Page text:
Macronutrients. Your introduction to Protein, Carbohydrates and Fats.

A crucial component to staying healthy is the food that you consume, and macronutrients are the building blocks for all diets.

Macronutrients are the nutrients that provide energy in our diets. These are protein, fats or carbohydrates. Basically, all food that we consume fall into these categories, some foods are higher in fats, protein or carbohydrates. At the end of the day, we look at the different ‘macro’ ratios to determine the kind of fuel your body is running on. For examples, diets such as Ketogenic Diets have a higher percentage of fats and are low in carbohydrates, and others focus on having a somewhat balances approach to these three macronutrients.

What does ‘counting macros’ mean?

You may have heard the term ‘counting macros’, some individuals count macros for weight loss, diet quality or to assist with specific goals such as building muscle mass. However, is counting macros really necessary? There is some research that suggests counting macros can lead to an unhealthy relationship with food (Turner, 2019). It is also important to know that the measures of macros are not all that accurate and as such should always be used as a general guide due to inconsistency in reporting along with inaccuracies on food labels and within monitoring programs. Another approach to ensuring you are consuming enough protein, fats, and carbohydrates is to focus on a well-balanced diet of different foods.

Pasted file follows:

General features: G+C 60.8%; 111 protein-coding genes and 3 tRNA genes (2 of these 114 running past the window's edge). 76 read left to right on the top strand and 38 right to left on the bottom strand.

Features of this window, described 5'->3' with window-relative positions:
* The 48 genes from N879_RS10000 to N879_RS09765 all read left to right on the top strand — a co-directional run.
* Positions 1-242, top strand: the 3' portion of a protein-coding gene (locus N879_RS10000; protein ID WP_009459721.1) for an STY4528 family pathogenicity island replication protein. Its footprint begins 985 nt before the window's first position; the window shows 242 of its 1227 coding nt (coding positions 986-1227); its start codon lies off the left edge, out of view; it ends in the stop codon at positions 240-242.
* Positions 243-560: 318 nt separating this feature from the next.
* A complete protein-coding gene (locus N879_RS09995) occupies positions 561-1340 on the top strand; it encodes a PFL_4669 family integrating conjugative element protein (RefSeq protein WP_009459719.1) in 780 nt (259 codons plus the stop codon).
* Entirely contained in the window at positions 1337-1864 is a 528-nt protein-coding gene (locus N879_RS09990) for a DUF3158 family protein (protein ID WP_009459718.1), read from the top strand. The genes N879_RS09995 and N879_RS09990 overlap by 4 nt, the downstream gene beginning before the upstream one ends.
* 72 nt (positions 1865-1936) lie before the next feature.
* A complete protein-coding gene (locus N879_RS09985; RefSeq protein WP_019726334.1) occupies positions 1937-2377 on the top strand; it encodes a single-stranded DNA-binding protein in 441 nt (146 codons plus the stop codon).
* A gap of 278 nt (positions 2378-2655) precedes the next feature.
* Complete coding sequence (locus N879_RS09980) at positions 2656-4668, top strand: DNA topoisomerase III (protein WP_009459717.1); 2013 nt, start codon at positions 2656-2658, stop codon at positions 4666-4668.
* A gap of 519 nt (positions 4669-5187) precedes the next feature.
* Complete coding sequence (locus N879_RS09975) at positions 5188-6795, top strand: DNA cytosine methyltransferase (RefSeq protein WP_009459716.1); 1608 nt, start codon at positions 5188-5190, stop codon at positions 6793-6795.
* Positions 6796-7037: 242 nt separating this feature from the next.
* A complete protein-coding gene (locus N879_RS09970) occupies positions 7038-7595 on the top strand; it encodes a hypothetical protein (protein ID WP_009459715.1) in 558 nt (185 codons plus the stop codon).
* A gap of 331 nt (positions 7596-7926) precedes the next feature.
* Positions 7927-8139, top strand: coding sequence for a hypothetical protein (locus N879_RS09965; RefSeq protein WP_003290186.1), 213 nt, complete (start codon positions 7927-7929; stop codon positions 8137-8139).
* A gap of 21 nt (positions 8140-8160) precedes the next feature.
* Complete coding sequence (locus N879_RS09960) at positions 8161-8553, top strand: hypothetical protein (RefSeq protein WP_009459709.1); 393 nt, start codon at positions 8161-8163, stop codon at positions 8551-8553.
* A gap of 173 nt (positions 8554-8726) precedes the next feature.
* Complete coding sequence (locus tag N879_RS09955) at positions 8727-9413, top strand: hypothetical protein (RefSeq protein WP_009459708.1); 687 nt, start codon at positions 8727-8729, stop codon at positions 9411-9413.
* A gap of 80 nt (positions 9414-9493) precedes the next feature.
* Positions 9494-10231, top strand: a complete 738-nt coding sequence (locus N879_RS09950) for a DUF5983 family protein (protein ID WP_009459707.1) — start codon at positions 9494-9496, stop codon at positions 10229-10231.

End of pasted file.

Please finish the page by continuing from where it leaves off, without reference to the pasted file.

There is a myriad of information suggesting different diets that meet certain requirements based on Macronutrients. An important consideration when thinking about these is that every person metabolises carbohydrates, protein or fats differently.

We have developed a short guide below to highlight which foods generally are classed as protein, fat or carbohydrates to support you in cooking well-balanced meals at home.

Carbohydrates

  • Whole-grain bread
  • Whole-wheat pasta
  • Brown rice
  • Quinoa
  • Oats
  • Starchy vegetables such as sweet potatoes


Fats

  • Avocado
  • Olive and avocado oils
  • Egg yolks
  • Nuts and seeds
  • Butter
  • Fatty fish like salmon and sardines
  • Full-fat dairy


Protein

  • Egg whites
  • Lean meat
  • Poultry such as chicken thighs
  • Shellfish
  • Protein powders
  • Tofu

For more balanced meal ideas, be sure to visit the SiSU Health Recipe Library.

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References:

Turner, P., 2019. The No Need To Diet Book: Become a Diet Rebel and Make Friends with Food. Head of Zeus Ltd.